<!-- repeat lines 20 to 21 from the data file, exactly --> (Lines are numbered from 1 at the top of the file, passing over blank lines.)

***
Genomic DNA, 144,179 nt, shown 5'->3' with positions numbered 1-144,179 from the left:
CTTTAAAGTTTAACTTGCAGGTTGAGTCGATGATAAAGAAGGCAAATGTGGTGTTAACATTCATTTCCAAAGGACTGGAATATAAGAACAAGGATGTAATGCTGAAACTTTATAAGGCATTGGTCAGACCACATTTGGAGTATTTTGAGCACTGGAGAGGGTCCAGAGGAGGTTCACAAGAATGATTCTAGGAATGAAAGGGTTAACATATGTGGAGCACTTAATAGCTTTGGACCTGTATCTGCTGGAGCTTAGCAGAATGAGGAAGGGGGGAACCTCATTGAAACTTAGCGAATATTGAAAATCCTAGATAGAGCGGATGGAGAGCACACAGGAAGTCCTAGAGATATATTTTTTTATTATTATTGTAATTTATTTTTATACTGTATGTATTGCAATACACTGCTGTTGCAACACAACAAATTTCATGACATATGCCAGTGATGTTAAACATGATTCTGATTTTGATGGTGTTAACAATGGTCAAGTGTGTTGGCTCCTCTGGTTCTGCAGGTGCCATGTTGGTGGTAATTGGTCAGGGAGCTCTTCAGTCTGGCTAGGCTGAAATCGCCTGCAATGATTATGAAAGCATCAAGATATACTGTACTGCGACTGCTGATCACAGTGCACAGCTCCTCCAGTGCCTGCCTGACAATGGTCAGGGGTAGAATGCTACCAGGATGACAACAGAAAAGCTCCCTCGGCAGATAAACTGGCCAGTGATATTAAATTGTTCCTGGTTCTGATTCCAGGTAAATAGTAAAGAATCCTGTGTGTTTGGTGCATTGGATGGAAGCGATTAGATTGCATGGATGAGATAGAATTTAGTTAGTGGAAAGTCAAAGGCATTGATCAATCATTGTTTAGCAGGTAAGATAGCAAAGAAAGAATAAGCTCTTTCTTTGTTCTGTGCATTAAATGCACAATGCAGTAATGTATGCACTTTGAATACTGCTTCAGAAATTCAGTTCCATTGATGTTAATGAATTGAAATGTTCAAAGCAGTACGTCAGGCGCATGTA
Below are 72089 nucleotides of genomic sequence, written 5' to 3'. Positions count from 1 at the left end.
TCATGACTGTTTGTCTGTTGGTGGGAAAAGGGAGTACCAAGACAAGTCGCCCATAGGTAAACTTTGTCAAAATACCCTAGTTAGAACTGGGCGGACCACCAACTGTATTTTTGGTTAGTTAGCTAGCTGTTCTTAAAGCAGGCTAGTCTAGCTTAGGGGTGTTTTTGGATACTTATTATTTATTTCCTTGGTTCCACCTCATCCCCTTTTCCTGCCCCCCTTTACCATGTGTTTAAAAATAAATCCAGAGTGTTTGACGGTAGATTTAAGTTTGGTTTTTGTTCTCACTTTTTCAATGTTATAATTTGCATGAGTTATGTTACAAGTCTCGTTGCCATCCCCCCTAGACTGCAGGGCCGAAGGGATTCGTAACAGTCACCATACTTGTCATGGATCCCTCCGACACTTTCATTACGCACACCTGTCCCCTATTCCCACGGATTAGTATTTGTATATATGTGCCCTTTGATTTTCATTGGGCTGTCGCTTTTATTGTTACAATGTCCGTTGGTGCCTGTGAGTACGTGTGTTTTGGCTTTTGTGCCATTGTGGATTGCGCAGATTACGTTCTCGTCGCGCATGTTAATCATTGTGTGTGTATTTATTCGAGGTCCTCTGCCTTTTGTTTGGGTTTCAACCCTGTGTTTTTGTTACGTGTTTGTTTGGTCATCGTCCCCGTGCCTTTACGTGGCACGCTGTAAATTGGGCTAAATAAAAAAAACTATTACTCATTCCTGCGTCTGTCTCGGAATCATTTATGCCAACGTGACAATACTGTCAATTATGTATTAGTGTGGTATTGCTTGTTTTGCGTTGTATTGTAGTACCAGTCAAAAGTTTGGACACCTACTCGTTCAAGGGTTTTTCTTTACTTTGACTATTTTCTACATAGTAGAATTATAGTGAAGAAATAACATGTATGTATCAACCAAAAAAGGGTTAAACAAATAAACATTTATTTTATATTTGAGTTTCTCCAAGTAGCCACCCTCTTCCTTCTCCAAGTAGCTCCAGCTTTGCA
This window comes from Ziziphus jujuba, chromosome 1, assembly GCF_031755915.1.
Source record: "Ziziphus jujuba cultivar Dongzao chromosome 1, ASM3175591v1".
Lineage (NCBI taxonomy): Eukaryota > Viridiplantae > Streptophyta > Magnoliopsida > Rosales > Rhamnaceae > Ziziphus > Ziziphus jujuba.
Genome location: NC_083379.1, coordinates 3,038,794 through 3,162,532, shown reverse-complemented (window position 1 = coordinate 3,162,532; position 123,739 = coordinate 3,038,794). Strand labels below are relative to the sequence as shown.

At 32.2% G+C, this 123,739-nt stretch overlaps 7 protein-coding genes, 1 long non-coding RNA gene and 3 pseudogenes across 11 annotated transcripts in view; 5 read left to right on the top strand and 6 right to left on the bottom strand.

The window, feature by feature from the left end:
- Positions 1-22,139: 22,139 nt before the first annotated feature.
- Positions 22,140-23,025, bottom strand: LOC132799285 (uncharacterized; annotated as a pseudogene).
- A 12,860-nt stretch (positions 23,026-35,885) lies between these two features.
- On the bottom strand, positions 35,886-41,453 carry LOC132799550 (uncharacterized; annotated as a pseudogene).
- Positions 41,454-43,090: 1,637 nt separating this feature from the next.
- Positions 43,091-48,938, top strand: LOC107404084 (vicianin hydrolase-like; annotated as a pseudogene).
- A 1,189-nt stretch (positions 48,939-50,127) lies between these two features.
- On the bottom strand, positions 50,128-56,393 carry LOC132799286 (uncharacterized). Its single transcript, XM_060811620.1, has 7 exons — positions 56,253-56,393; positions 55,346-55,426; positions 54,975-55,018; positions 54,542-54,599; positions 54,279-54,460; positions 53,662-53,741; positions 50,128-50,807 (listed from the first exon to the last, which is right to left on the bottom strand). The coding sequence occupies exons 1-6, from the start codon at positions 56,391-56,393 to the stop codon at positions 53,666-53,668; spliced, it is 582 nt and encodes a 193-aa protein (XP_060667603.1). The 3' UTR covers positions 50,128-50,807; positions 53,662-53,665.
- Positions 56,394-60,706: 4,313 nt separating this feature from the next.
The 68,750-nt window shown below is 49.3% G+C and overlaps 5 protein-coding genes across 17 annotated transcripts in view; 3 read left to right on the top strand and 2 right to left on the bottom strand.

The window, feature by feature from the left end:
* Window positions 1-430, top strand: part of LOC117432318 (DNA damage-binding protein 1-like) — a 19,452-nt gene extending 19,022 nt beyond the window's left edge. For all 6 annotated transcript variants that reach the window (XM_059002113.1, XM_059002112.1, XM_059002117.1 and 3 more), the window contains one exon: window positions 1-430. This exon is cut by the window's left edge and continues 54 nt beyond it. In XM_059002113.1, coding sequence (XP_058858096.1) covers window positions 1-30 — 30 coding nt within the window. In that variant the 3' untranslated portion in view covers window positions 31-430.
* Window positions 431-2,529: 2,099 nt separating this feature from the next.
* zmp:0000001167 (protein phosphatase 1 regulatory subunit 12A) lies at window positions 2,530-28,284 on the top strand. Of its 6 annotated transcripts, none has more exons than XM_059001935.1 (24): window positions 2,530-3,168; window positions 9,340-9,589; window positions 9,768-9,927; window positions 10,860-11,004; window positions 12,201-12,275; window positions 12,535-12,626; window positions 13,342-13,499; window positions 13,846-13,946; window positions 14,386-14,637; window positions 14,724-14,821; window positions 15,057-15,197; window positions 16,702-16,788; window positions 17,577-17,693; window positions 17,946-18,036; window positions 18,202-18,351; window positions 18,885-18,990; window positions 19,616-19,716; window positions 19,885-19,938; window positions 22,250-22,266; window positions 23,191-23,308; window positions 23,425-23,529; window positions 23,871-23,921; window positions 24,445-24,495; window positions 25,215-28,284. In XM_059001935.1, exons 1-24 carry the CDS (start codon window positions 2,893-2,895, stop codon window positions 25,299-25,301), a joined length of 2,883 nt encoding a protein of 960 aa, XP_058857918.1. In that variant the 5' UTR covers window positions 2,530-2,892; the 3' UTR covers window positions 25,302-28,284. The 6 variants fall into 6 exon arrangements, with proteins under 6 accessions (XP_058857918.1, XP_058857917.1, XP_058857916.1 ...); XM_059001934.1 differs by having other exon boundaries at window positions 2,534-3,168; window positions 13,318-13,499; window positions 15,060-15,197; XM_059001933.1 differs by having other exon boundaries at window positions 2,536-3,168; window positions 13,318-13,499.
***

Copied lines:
The 68,750-nt window shown below is 49.3% G+C and overlaps 5 protein-coding genes across 17 annotated transcripts in view; 3 read left to right on the top strand and 2 right to left on the bottom strand.

The window, feature by feature from the left end: